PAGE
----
It seems to me that in order to provide the best long term solution, we need to understand what specific effects on our attitudes the Expenses scandal has had. If we blame all politicians, a general election should go some way to remove those who have become unpopular. The same goes if the British people tend to see this scandal as part of the narrative of a failed government, a conflation, but a plausible one. If confidence in the whole of parliament, or even the whole political system, is permanently damaged, then changes like the recent proposals for electoral reform might be necessary.

Political trust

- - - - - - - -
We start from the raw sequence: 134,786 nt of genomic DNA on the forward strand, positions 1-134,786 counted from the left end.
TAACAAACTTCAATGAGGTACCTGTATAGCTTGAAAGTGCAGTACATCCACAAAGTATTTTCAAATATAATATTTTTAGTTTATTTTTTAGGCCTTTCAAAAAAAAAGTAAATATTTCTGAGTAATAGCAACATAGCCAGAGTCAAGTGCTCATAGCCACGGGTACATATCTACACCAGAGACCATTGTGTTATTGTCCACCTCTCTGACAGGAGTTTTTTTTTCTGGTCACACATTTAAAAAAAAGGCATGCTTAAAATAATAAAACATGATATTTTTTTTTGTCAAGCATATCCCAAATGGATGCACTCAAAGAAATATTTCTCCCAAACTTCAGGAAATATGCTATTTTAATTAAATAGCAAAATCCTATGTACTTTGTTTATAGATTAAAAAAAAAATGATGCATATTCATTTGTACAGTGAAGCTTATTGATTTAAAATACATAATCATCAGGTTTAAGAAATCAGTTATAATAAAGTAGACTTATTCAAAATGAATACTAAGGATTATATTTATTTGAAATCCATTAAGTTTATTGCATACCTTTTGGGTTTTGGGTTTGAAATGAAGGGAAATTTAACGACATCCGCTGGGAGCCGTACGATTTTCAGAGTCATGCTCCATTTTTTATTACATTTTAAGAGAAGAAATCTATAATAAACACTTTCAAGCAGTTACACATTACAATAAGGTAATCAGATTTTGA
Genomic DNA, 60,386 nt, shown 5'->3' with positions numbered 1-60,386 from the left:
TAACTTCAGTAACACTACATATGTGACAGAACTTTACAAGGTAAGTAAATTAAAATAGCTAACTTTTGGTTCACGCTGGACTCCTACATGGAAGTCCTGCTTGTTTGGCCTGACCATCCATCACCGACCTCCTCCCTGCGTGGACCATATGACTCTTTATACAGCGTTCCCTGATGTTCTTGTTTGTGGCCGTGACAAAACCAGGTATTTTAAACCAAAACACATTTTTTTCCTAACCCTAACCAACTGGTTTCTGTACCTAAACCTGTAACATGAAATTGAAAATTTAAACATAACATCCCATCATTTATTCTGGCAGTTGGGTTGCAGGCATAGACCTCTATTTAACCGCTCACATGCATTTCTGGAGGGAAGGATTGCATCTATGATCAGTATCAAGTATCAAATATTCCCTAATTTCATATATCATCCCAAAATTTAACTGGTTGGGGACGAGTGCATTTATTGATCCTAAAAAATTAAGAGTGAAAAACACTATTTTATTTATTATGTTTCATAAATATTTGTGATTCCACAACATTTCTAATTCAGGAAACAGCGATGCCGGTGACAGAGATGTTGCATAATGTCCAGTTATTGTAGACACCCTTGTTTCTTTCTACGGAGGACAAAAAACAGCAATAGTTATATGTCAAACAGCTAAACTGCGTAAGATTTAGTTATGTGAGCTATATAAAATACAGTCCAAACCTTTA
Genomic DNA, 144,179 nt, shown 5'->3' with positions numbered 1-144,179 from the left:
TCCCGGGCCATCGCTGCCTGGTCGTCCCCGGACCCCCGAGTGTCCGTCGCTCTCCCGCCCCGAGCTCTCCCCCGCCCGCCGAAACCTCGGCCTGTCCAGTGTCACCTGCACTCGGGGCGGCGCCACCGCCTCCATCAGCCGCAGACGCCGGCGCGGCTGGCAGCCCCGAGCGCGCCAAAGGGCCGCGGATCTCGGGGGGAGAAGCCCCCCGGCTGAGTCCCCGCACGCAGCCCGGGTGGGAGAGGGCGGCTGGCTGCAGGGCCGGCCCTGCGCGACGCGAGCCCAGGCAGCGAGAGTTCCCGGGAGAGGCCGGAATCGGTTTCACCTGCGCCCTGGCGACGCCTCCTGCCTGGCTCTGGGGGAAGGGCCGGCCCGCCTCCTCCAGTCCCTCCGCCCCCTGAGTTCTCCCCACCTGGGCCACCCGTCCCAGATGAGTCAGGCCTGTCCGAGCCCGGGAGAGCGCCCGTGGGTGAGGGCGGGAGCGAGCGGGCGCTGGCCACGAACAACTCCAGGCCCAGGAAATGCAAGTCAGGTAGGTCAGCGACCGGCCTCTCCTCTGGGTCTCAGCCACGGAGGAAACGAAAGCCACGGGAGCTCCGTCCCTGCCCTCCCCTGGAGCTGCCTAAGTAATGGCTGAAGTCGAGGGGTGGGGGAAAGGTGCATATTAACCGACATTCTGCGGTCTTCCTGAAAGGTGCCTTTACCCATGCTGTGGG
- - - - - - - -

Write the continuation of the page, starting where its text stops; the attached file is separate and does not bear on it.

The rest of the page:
Political trust does tend to be rather a generalised phenomenon – if people start to lose trust in the government, they are pretty likely to say they also distrust the parliament, and vice versa. At the moment, Labour’s unpopularity means that trust in the Government is down, and this may have had some effect on trust in all politicians. Nonetheless, the figures for the UK Parliament are very bad indeed, and they are lower than levels of trust in Government for the first time I’ve seen. I don’t always trust survey responses but they can obviously be a way of getting a crude feel for opinion, and are good for comparison. Bearing in mind that these questions were asked in the middle of the expenses scandal, but according to the surveys undertaken by the EU, trust in politicians as a profession was down to 13%, the lowest ever recorded. At 17%, the level of trust in our Parliament had halved since 2007. It was also down 27% from the mid 1990s. This is therefore a general trend as well as a result of last year’s events (from which it can be assumed that trust in Parliament will recover somewhat). Many will blame the media for the effects of this, and indeed it has been shown that it is the reporting of corruption which affects attitudes rather than the act itself. But there is no denying that when seen through the filter of the spin given to stories, confidence in both the way our Parliament works and politicians is damaged.